An Australian doctor who was kept captive by al-Qaeda in West Africa for more than seven years has been freed.
Dr. Kenneth Elliott has been reunited with his family and is safe and sound, according to Australia’s foreign minister.
For more than 40 years, he and his wife ran a clinic between Mali and Burkina Faso. In 2016, extremists took it over.
Following intelligence efforts to obtain her release, Jocelyn Elliott was freed three weeks later.
His family said in a statement: ‘We wish to express our thanks to God and all who have continued to pray for us.
‘We express our relief that Dr Elliott is free and thank the Australian government and all who have been involved over time to secure his release.
‘At 88 years of age, and after many years away from home, Dr Elliott now needs time and privacy to rest and rebuild strength.’
Australian foreign minister Penny Wong acknowledged the resilience shown by Dr Elliott’s family.
She added: ‘What we have done over the last seven years is ensure that we worked with other governments and local authorities in relation to Dr Elliott.
‘The Australian government has a clear policy that we do not pay ransoms.’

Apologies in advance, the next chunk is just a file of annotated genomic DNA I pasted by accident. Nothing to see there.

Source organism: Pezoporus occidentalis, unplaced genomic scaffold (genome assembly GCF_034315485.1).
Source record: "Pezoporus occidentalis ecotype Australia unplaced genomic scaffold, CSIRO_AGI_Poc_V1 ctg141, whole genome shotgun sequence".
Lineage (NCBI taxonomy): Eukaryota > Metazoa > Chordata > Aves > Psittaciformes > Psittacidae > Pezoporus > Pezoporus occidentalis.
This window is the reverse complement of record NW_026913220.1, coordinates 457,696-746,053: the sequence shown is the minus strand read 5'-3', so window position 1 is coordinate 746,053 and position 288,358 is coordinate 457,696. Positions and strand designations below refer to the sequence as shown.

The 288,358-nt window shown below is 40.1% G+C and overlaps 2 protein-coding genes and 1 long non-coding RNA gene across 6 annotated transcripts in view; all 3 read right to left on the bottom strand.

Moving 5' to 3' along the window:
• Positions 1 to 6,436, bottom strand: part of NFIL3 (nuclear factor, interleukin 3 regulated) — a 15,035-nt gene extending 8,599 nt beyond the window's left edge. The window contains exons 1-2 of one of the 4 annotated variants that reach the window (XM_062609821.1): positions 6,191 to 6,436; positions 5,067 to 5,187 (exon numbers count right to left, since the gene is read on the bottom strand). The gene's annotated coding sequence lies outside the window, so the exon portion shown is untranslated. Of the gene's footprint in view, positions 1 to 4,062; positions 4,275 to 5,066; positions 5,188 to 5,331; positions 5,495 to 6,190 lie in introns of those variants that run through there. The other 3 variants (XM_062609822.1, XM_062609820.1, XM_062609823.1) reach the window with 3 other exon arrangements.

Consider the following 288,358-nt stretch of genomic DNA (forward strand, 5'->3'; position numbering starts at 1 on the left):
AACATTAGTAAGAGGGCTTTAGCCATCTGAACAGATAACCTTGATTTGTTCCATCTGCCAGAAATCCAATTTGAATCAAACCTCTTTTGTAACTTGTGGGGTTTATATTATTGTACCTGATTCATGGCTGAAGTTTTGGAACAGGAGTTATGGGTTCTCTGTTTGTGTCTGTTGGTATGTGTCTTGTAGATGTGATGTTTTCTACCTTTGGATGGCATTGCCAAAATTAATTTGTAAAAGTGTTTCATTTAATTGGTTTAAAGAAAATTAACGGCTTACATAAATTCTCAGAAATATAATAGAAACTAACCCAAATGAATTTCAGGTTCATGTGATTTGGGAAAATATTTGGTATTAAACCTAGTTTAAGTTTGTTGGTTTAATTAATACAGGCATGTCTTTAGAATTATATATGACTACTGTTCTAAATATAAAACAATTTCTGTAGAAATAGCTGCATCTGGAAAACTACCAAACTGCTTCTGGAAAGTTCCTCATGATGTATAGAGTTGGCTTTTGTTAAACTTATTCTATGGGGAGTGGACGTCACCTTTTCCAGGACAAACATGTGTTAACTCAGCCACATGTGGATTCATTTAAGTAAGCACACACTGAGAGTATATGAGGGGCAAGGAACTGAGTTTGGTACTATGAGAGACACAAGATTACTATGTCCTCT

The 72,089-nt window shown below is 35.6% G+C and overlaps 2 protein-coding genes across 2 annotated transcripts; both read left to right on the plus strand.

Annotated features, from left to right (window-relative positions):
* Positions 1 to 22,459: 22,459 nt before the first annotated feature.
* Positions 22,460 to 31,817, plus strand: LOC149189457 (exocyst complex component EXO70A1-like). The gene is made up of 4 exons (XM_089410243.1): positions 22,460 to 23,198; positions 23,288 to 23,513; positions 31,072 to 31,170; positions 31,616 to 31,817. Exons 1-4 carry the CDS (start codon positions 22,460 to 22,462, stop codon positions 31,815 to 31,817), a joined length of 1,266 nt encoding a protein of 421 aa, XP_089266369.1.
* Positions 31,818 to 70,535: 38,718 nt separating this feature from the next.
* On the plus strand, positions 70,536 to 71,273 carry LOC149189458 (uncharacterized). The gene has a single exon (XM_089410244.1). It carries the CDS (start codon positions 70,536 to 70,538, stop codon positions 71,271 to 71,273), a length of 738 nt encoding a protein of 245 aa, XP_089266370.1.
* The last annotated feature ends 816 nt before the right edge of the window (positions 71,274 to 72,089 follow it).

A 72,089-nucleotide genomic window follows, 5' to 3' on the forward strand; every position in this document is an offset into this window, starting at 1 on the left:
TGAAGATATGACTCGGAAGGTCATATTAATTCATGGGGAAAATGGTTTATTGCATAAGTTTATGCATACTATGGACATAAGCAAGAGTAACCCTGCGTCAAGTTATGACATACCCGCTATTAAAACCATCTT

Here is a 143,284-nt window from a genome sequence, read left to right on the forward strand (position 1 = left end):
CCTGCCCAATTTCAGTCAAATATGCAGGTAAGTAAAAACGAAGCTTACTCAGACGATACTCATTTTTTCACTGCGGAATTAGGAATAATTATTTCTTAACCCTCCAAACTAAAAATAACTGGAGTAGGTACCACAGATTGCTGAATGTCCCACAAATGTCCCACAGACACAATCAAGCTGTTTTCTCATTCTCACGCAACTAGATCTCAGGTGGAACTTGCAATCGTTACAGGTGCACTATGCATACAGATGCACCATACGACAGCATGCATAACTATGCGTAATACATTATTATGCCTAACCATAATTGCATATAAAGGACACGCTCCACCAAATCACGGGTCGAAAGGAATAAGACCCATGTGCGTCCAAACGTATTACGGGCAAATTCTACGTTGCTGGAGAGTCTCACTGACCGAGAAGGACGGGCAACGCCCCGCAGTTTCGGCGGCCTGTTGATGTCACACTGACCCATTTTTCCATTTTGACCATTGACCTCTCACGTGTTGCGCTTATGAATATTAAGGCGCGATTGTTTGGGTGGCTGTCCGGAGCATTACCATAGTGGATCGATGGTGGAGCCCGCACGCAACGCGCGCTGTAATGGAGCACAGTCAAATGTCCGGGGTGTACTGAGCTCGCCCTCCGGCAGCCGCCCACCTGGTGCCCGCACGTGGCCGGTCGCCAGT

Al-Qaeda rose in prominence in large part due to its kidnap-for-ransom operations targeting foreign aid workers and tourists.
It formed during Algeria’s civil war in the 1990s and operates across the Sahel region south of the Sahara Desert and within Mali and Burkina Faso.
In Burkina Faso’s capital Ouagadougou, 30 people were killed in an extremist attack on the same day the couple were kidnapped.
The north wing of the group claimed responsibility for that attack and other high-profile strikes in West Africa months earlier.
These included killing 20 people in an attack on a hotel in Mali’s capital Bamako.
France sent 5,000 troops to Mali to fight the group and its allies, and in 2020 killed its leader Abdelmalek Droukdel.
But last year France pulled out from its military operations amid growing unpopularity about the war in its own country.